Pienza travel guide
Tiny Pienza is such a perfect miniature of Renaissance architecture that its entire centre is recognized by UNESCO, for the “new vision of urban space” it represented in the mid-1400s. Since prehistory, there had been settlements on this ridge overlooking the Val d’Orcia, 37 miles south-east of Siena. But it is Pope Pius II’s madcap (and unfinished) plan to build the Città Ideale (“Ideal City”) that puts Pienza on the tourist trail.
In the early 1300s, Boccaccio wrote of the “ladri” (thieves) of Corsignano. By the 1460s, this same place had a new name, and was instead famous for architects and the elegant buildings they created here.
In the Beginning...
Until 1462, there was no such place as Pienza. There was something here, of course: the village of Corsignano, birthplace in 1405 of Aeneas Sylvius Piccolomini, who on investiture as Pope Pius II, decided to revamp his modest home village in lavish style and at great expense (50,000 florins, apparently).
This humanist pope had ambition: to take the architectural writings of Alberti and other theorists of the early Renaissance and put them into action, to plan and build the “perfect” town. And then, to name it after himself. Pienza translates as “city of Pius”.
The focal point is Piazza Pio II, named after the pope who was born here and who later commissioned Florentine architect Bernardo Rossellino to convert Corsignano into his new model town.
In truth, Rossellino never got much farther than this main piazza. In the process, he left a Duomo (1462) with handsome, regular blind arcades and niches on the façade (as well as Pius’s own coat of arms). Unusually, artworks Pius II commissioned for the airy, light interior are all still in place — four hybrid Gothic–Renaissance altarpieces by leading Sienese painters, including Vecchietta and Matteo di Giovanni.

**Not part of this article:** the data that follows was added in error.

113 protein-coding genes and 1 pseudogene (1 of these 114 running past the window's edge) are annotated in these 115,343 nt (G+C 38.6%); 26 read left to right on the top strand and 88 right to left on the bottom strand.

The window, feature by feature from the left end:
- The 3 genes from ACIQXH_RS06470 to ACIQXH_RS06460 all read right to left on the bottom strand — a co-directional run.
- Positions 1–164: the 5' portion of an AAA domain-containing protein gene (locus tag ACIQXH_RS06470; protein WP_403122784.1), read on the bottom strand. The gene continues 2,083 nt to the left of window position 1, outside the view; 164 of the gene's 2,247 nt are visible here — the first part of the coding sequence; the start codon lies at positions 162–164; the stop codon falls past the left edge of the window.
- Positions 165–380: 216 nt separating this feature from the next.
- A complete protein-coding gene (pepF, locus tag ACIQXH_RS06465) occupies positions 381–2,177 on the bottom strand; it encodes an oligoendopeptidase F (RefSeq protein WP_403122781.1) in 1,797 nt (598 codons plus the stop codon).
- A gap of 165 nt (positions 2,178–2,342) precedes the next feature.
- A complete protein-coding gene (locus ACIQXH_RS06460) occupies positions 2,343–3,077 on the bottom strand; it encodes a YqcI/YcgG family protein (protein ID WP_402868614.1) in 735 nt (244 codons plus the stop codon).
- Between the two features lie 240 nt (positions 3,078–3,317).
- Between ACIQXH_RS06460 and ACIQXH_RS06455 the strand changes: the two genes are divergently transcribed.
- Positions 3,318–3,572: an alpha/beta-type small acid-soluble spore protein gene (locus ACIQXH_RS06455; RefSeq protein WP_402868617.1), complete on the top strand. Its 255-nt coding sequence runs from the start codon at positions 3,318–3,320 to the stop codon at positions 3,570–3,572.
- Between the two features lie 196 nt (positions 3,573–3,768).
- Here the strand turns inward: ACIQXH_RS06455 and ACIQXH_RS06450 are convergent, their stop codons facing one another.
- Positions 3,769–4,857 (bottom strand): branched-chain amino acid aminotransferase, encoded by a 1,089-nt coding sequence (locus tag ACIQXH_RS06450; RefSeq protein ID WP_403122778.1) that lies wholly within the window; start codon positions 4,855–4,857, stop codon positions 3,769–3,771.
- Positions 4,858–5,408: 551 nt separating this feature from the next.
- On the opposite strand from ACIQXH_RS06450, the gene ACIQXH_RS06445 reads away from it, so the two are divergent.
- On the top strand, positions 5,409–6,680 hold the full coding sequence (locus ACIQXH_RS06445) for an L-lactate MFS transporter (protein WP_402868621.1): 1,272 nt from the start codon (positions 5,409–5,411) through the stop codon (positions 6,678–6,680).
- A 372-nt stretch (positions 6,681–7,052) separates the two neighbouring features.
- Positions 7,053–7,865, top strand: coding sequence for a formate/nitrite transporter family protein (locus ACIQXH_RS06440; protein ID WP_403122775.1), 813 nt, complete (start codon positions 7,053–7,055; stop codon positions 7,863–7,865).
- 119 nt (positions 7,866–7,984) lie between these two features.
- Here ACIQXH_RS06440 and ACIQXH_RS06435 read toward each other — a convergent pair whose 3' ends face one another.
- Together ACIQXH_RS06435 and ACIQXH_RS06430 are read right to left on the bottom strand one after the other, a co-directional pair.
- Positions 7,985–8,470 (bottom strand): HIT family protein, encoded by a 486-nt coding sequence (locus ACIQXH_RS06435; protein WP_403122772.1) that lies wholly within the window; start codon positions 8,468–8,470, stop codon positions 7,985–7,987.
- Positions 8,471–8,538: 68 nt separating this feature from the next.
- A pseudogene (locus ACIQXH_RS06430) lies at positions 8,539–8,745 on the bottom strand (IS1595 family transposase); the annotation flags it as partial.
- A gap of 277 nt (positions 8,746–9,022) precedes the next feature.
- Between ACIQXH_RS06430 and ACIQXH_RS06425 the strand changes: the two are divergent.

Pius insisted upon the cathedral’s precise location. Unfortunately, he chose the edge of a precipice. As a result (and despite hefty underpinning) the building is slowly cracking up. You can see and feel the slope as you walk from the door to the apse.
The adjacent Palazzo Piccolomini is Rossellino’s masterpiece, a perfectly proportioned palace whose design is heavily influenced by Florence’s Palazzo Rucellai. Its hanging gardens look down the length of the Val d’Orcia. You can see the interior and gardens on a guided tour.
Facing it, across Piazza Pio II, is the Palazzo Vescovile (Bishop’s Palace), originally commissioned for a member of the notorious Borgia family who later became Pope Alexander VI. (It’s sometimes called the Palazzo Borgia.) The palace now houses Pienza’s Museo Diocesano, an eclectic collection with Flemish tapestries, medieval woodcarvings and art by Sano di Pietro.
There’s another photogenic Val d’Orcia panorama from the ramparts of Pienza’s walls. Outdoor tables at the little café on the corner of Via dell’Amore (“Love Lane”) have some of the best views in Tuscany. It’s hard to believe this vast, undulating valley was formed (over millennia) by the dribbling River Orcia.